34. 34. Due Diligence Checklist for Investing in a Business (4 of 6) 4. Business Contracts and Commitments A. Obtain a list of the company’s major suppliers, the goods or services supplied, and annual dollar volume of business with the company; B. Review copies of all agreements between the company and its major suppliers; C. Obtain a list of the company’s major customers, the goods or services supplied, and annual dollar volume of business with the company; D. Determine whether there are currently, or have in the past been material disputes between the company and its suppliers or customers; E. Review all agreements pertaining to the marketing and distribution of the company’s products or services, including all agreements with independent sales representatives, distributors, marketing companies and franchisees; F. Review all material agreements with customers, including warranties provided to customers; G. Review all installment sales agreements; H. Review all forms of sales invoice, purchase order, receipt, agreements, and other sales documents used by the company; I. Review documents describing the company’s products or services such as promotional literature, brochures, and newsletters; J. Review copies of any license or royalty agreements; K. Review any sale-leaseback arrangements; and L. Note any membership agreements or other relations with trade associations. 34
  35. 35. Due Diligence Checklist for Investing in a Business (5 of 6) 5. Intellectual Property A. Review all material license agreements relating to intellectual or intangible property running to and from the company; B. Create a list of all patents, trademarks and copyrights held by or licensed to the company; C. Review all documents relating to patents and trademarks including filings with U.S. Patent and Trademark Office; D. Note any policies and procedures relating to identification and protection of trade secrets and other confidential information developed by the company and/or disclosed to the company under a covenant of nondisclosure; E. Review the technological infrastructure of the company, including: proprietary hardware, software systems, and networks; all leased, purchased, or shared hardware, software systems, and networks; all interconnecting hardware, software systems, and networks’; environmental systems, including vaults, alarm systems, elevators, and telephones; and F. Review sales contracts for hardware and software systems, including warranty provisions, licensing agreements, operating agreements, maintenance and service contracts, consulting agreements and other strategic business relationships pertaining to data processing and information technology. 35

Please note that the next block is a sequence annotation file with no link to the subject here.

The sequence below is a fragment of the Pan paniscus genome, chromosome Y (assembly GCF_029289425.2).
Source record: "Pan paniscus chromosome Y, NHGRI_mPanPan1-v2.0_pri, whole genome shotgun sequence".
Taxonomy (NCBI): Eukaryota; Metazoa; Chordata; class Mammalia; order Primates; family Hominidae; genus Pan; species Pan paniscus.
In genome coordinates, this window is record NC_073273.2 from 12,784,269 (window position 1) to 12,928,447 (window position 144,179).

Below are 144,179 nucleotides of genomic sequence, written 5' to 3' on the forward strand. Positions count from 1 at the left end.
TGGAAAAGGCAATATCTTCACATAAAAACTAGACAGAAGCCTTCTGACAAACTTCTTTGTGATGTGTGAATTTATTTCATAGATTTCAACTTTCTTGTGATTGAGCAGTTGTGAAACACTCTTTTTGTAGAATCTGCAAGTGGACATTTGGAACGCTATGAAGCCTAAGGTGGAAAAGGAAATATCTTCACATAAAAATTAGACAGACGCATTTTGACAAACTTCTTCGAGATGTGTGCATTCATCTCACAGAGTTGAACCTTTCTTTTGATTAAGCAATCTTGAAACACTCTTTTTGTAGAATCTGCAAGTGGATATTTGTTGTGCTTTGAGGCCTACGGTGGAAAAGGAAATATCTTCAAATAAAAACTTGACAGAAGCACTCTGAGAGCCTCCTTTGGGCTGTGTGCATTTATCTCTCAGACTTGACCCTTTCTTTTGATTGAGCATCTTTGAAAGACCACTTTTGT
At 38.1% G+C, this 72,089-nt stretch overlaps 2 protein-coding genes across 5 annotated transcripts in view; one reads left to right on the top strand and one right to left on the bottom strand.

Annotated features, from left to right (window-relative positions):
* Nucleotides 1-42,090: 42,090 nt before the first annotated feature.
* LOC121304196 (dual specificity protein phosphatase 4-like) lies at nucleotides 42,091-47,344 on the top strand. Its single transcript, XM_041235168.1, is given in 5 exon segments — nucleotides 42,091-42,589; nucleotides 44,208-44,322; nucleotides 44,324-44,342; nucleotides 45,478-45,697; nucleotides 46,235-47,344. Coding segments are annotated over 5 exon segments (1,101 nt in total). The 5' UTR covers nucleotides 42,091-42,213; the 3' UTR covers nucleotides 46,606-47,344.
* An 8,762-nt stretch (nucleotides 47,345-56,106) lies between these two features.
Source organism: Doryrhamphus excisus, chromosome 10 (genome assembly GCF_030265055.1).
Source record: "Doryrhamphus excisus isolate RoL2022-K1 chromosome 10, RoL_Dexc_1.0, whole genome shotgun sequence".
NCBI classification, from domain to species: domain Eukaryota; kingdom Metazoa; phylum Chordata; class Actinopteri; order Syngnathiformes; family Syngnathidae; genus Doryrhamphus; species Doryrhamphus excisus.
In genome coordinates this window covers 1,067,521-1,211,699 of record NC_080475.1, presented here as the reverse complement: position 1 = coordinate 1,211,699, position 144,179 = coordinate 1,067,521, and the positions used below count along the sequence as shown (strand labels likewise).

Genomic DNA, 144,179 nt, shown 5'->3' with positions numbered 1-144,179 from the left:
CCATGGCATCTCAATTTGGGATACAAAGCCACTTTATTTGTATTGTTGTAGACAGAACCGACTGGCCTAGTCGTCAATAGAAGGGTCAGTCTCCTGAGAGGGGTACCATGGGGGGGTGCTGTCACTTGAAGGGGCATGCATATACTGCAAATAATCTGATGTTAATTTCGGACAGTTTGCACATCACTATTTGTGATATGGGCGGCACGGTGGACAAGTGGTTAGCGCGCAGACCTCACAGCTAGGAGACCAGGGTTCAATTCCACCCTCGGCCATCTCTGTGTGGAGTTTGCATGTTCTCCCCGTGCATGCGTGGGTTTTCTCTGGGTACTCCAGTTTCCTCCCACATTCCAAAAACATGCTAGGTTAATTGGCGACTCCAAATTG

36. 36. Due Diligence Checklist for Investing in a Business (6 of 6) 6. Equipment and Personal Property A. Obtain a list of all machinery, equipment, furniture, and fixtures owned or leased by the company and depreciation schedules and leases; B. Review any installment purchase agreements; C. Review service contracts on tangible personal property of the company; D. Obtain an inventory list, including category and aging information; E. Review the company’s accounts receivable records, including age, composition and write-off history; F. Review information about the company’s trade secrets and evaluate the company’s trade secret protection program; and G. Obtain a search of appropriate state and local records for U.C.C. financing statements and other evidence of liens or encumbrances. 36
  37. 37. Entrepreneurs Need to Stop… 1. Building companies with no revenue 2. Following shiny objects (opportunistic) 3. Lying to yourself or others about your traction 4. Focusing on too many things at once 5. Using the word “I” 6. Asking investors to sign non-disclosure agreements 7. Thinking that you are the only company in your space 8. Calculating the future value of their stock 37
  38. 38. Entrepreneurs Need to… 1. Fix a problem 2. Tell a story that people will understand 3. Hire for ambition 4. Get to know your customers 5. Make informed decisions 6. Understand time has the same value as money (and manage both wisely) 7. Become a shameless self-promoter (without becoming obnoxious) 38
  39. 39. Entrepreneurs Need to… 8. Project a positive image 9. Be accessible 10. Master the art of negotiations 11. Get and stay organized 12. Follow-up constantly 13. Have a business plan 14. Focus 39
  40. 40. How Can I Help? Aaron Rose +1 (206) 650-8004 aaron.rose@roi3.com Additional information about entrepreneurship may be found at https://roi3.blogspot.com/search/label/Entrepreneurship 40